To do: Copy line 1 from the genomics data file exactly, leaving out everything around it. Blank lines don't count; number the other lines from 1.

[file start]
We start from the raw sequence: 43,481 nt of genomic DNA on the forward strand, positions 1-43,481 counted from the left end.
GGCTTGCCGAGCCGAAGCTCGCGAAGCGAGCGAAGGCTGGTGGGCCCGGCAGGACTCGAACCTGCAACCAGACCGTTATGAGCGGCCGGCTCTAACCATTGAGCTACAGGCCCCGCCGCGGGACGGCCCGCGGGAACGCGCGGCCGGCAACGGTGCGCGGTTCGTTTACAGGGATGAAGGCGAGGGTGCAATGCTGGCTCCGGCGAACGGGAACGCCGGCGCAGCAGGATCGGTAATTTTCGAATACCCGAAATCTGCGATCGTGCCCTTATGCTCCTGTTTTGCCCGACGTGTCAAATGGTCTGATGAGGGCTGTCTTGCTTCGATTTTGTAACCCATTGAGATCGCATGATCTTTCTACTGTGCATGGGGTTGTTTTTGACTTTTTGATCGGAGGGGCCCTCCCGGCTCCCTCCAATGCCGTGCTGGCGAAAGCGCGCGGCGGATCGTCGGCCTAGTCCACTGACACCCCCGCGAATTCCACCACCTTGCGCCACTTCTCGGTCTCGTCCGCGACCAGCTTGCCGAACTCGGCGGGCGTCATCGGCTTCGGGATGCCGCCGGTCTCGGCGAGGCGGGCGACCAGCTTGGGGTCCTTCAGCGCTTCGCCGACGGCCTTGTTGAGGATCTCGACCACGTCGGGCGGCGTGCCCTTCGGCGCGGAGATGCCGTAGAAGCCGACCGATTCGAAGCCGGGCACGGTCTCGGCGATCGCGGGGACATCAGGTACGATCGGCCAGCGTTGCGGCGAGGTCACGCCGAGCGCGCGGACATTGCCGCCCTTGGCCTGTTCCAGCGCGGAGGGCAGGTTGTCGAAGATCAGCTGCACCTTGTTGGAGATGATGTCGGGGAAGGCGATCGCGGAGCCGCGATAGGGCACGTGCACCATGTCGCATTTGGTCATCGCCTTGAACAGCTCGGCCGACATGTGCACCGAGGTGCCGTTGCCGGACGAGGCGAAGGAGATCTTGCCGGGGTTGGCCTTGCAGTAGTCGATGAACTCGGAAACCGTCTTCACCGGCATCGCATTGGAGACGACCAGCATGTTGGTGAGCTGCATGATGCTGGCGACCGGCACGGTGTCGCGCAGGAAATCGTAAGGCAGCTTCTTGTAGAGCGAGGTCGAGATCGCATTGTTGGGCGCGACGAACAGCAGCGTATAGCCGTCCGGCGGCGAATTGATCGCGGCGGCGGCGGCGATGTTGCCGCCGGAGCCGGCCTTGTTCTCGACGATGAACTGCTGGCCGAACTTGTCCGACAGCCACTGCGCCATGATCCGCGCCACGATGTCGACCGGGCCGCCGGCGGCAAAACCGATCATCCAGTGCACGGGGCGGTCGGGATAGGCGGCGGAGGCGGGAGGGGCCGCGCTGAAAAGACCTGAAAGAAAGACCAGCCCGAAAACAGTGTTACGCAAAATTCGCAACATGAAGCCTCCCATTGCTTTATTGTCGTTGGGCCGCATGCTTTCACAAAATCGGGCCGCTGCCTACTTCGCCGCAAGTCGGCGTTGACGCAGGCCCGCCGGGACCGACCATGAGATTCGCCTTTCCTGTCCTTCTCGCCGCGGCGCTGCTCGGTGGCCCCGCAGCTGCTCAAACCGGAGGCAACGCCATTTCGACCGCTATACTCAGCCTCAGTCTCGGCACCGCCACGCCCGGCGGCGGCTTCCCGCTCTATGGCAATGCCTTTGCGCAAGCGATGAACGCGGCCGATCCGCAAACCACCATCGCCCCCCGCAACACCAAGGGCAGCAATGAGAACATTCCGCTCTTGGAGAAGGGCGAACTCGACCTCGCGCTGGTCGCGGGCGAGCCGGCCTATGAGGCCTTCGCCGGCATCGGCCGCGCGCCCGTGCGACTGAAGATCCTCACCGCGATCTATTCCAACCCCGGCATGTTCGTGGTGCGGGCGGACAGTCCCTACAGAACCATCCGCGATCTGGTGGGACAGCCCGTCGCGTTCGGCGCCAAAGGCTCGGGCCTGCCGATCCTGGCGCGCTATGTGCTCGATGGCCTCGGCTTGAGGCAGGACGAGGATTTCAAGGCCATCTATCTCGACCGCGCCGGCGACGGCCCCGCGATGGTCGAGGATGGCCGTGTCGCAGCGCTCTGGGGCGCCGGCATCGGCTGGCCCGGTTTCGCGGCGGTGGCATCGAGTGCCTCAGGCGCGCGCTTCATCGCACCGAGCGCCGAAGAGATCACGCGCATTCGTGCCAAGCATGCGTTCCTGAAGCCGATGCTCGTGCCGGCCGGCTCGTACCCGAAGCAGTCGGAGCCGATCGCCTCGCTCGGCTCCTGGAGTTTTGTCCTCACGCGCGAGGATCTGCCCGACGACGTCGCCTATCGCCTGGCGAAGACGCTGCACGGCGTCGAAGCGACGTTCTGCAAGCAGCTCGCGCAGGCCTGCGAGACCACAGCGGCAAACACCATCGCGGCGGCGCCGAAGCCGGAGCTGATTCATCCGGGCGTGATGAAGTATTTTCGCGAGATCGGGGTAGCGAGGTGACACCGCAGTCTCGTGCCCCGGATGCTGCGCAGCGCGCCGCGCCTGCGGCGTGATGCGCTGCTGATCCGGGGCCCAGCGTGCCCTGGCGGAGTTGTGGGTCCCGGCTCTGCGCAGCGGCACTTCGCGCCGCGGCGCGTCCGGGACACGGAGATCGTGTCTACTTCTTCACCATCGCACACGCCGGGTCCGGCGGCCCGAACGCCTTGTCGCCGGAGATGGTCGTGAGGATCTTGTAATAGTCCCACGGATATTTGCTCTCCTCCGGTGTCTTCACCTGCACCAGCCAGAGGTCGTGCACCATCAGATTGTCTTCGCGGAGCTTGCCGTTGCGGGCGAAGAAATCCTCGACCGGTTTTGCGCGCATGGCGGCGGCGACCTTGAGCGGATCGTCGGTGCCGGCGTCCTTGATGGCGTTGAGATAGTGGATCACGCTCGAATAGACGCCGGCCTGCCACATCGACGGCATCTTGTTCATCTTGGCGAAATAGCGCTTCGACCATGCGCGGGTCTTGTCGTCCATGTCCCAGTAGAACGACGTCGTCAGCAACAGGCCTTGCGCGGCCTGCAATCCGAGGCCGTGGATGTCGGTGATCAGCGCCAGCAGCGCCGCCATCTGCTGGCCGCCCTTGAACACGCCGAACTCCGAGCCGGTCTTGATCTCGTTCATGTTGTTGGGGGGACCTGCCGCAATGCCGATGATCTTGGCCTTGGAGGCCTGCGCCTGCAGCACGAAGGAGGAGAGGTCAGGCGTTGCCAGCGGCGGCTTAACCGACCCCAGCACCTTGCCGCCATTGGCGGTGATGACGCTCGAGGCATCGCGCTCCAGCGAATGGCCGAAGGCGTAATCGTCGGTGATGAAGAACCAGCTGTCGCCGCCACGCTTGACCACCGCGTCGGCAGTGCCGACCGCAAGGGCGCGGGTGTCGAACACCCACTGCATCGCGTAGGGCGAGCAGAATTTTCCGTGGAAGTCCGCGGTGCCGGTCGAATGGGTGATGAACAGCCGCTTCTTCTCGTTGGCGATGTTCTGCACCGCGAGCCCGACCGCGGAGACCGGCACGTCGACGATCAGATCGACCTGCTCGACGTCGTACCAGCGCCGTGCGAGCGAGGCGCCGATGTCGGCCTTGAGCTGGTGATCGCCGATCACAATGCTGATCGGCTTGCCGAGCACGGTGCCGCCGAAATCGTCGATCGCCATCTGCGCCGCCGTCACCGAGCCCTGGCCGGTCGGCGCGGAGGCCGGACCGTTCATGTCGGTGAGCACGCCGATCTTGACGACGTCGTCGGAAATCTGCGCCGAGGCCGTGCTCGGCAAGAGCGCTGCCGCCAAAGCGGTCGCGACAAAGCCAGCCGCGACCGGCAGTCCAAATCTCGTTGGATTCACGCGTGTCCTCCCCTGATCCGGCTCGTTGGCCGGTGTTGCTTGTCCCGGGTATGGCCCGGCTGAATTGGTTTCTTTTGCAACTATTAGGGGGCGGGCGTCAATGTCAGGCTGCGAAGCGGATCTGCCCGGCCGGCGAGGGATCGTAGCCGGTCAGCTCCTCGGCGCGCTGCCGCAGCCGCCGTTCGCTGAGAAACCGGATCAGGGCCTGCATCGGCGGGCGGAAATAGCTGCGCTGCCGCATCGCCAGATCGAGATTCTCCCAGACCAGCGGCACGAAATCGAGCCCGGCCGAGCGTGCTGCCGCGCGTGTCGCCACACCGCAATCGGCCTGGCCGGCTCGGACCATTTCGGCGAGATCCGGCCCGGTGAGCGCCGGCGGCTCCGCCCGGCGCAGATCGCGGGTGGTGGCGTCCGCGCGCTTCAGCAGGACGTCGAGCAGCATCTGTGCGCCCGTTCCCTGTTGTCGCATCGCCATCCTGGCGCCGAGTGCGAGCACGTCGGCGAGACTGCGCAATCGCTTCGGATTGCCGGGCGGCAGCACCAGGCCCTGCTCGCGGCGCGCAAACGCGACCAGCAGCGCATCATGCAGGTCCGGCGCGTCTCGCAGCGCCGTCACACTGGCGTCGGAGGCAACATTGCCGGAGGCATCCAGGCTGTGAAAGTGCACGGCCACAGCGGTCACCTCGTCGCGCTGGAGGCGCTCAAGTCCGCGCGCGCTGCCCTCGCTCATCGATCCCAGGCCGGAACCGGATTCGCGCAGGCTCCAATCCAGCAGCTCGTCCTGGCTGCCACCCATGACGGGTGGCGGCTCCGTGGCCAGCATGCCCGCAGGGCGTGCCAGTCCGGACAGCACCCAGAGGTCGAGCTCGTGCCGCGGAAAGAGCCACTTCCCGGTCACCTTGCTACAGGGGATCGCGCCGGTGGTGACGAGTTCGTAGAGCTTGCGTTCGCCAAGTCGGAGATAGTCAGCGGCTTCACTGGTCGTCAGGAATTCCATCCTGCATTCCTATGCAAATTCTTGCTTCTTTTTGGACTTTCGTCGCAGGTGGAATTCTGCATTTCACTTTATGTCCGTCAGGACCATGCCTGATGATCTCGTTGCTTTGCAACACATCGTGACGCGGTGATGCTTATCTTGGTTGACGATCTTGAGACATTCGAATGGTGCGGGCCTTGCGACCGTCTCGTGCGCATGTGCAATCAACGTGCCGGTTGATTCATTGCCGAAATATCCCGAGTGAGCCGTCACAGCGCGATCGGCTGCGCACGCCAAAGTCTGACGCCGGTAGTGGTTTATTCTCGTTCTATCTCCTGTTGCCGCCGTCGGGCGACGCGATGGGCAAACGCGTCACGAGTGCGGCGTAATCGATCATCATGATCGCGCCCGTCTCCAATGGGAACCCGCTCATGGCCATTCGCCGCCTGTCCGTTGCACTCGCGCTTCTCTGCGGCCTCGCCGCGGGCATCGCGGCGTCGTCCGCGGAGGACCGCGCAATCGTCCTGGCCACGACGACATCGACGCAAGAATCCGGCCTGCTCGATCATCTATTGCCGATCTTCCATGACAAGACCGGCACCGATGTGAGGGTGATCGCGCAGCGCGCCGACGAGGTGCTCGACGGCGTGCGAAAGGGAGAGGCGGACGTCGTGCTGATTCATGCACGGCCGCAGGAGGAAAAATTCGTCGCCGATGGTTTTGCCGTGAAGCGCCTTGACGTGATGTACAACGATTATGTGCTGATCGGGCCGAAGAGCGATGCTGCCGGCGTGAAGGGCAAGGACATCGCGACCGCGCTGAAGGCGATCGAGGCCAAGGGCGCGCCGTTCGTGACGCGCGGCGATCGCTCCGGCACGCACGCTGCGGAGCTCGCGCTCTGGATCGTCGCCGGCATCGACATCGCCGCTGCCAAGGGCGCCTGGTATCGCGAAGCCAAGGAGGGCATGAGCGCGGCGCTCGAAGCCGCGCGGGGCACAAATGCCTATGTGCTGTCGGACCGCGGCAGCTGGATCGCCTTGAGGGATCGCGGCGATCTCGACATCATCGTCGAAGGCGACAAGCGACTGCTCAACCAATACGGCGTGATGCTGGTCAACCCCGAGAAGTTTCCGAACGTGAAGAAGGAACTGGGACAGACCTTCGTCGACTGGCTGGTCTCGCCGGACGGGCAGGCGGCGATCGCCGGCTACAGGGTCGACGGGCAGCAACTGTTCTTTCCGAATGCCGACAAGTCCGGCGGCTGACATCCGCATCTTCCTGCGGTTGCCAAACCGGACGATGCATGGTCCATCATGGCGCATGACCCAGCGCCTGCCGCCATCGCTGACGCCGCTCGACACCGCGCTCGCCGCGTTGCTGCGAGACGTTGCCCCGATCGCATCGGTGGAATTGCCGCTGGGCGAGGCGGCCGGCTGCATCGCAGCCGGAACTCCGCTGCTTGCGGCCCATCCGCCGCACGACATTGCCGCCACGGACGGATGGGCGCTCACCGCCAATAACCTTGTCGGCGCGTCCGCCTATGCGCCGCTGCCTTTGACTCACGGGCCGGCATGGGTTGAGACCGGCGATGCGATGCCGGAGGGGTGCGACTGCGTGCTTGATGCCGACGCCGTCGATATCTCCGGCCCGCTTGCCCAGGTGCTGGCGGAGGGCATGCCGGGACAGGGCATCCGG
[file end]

We start from the raw sequence: 43,481 nt of genomic DNA on the forward strand, positions 1-43,481 counted from the left end.